The Star Trek movies, for me, was about loyalty and friendship.

Star Trek IV: The Voyage Home
Star Trek IV made Star Trek accessible to non Star Trek fans without dumbing down the product.  On the surface, the movie is about saving the whales.  For me, the movie is about Spock’s quest to reconnect with his human side.  The movie starts with Spock not understanding the question “How do you feel?” to admitting that risking the mission to save Checkov was not the logical thing to do but rather the human thing to do.

Star Trek II: The Wrath Of Khan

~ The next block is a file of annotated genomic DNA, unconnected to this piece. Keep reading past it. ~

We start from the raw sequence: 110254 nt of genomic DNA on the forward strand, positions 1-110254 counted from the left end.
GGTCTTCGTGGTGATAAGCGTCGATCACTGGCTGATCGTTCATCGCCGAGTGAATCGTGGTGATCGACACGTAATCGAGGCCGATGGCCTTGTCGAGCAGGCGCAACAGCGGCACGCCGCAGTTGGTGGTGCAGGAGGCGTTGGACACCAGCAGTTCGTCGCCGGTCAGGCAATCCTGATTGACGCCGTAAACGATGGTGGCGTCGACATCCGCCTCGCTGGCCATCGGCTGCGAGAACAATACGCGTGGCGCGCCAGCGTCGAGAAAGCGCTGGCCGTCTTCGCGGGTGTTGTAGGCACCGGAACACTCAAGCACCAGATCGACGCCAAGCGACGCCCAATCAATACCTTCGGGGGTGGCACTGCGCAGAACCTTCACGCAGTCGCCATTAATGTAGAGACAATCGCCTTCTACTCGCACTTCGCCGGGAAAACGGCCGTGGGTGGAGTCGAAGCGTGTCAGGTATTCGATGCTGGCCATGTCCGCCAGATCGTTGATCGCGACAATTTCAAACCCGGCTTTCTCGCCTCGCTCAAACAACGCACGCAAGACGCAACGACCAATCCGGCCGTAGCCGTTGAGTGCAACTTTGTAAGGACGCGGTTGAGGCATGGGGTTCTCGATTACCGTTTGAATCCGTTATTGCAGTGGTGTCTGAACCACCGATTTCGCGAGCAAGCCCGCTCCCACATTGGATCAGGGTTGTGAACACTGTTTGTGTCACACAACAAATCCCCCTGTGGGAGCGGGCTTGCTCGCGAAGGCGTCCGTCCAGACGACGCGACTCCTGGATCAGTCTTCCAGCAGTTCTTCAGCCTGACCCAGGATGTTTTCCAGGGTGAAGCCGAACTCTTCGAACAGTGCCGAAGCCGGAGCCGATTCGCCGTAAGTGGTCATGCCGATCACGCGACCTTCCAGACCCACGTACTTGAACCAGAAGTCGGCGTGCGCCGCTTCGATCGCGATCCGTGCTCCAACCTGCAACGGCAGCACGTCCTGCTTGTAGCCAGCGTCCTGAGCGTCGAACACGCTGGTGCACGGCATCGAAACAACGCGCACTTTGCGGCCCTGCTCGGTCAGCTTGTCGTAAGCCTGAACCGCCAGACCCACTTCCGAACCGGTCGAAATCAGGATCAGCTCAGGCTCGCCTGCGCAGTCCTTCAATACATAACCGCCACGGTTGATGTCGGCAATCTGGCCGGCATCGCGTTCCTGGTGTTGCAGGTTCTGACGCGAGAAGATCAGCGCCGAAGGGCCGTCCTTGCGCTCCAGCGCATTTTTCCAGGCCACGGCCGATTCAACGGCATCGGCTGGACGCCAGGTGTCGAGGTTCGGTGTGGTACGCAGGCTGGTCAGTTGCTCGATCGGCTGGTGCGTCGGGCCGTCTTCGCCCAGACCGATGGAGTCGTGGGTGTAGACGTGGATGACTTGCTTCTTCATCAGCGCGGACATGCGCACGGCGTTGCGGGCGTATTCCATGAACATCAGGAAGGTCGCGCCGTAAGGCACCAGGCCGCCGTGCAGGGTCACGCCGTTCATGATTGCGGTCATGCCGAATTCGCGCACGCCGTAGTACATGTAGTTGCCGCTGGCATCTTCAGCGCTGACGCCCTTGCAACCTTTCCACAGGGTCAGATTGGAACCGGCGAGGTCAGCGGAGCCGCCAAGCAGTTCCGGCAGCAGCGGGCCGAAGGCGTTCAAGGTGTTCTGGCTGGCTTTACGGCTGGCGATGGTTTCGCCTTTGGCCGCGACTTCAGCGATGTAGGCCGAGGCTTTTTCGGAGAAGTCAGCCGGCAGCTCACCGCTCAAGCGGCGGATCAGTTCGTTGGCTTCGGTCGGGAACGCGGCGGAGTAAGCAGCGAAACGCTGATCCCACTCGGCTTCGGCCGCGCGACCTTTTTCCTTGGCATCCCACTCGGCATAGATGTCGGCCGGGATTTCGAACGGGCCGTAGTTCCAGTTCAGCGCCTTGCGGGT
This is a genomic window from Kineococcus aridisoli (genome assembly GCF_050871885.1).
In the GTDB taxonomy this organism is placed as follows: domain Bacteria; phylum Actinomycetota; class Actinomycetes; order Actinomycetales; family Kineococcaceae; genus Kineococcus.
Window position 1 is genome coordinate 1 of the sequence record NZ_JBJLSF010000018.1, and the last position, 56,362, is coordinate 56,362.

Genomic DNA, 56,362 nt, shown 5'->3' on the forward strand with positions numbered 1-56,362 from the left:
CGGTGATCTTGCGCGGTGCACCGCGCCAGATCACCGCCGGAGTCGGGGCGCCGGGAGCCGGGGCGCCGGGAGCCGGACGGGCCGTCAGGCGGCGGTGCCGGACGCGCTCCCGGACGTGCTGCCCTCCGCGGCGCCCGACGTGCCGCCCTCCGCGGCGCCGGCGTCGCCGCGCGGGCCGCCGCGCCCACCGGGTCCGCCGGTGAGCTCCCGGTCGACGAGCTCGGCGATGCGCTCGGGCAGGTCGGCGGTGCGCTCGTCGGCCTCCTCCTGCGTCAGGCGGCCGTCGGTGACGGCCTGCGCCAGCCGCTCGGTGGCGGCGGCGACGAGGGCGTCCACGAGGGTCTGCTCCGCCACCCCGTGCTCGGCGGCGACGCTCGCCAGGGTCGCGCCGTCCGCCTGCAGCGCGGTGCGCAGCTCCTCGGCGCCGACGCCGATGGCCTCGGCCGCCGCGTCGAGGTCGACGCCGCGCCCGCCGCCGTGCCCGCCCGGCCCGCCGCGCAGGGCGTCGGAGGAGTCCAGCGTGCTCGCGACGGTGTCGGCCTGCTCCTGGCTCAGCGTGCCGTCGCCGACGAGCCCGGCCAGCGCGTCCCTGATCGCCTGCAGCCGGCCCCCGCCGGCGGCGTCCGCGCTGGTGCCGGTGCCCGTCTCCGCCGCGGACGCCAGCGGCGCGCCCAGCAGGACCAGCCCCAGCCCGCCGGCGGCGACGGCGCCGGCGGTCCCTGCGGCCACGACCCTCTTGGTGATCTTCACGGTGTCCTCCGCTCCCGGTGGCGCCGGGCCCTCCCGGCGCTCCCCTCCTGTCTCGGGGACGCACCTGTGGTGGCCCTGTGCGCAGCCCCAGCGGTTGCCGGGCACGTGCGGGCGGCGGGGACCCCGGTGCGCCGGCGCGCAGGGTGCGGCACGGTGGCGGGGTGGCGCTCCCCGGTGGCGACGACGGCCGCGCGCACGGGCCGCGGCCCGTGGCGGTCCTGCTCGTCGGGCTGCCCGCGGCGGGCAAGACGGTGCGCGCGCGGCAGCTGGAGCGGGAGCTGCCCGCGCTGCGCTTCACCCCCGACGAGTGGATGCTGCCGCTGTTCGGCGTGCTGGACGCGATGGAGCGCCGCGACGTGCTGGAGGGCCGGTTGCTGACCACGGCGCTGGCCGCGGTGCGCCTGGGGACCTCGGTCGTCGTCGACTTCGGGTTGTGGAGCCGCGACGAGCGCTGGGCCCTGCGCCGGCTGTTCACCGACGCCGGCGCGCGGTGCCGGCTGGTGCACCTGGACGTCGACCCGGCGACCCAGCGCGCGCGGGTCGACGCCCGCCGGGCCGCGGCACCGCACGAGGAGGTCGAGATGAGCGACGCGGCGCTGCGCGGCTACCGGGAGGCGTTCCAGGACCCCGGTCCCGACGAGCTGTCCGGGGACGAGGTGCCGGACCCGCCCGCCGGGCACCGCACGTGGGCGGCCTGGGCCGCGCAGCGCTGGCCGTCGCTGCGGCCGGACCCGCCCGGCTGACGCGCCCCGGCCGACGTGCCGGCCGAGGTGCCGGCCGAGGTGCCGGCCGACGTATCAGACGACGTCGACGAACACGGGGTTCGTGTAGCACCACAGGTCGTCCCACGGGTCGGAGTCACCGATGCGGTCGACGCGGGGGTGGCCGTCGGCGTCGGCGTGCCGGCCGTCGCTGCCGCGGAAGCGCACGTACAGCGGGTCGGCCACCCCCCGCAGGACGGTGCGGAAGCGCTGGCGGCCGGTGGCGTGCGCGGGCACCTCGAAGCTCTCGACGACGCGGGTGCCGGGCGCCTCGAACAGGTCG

Nicholas Meyers had balls.  He gave Captain Kirk glasses.  He made Kirk a baby daddy.  He brought back a villain from the series.  Every gamble he took paid off.  I even forgive Kirstie Alley’s emotional Vulcan performance.  In a scene that gets cut out of the final film, Spock explains to Kirk that she is half Romulan so she is more emotional than a normal Vulcan.

Star Trek II: The Wrath Of Khan was the least expensive Star Trek movie ever filmed at a cost of 11 million dollars.  Compaire that to 150 million for JJ Abrhams “Star Trek”, 35 million for The Motion Picture or 27 million for Star Trek V.

Produce Harve Bennett and director Nicholas Meyer proved that Star Trek is at it’s best not necessarily when spending large amounts of money but when telling a good story.

There is something to be said, the best Star Trek movie was filmed on the lowest budget.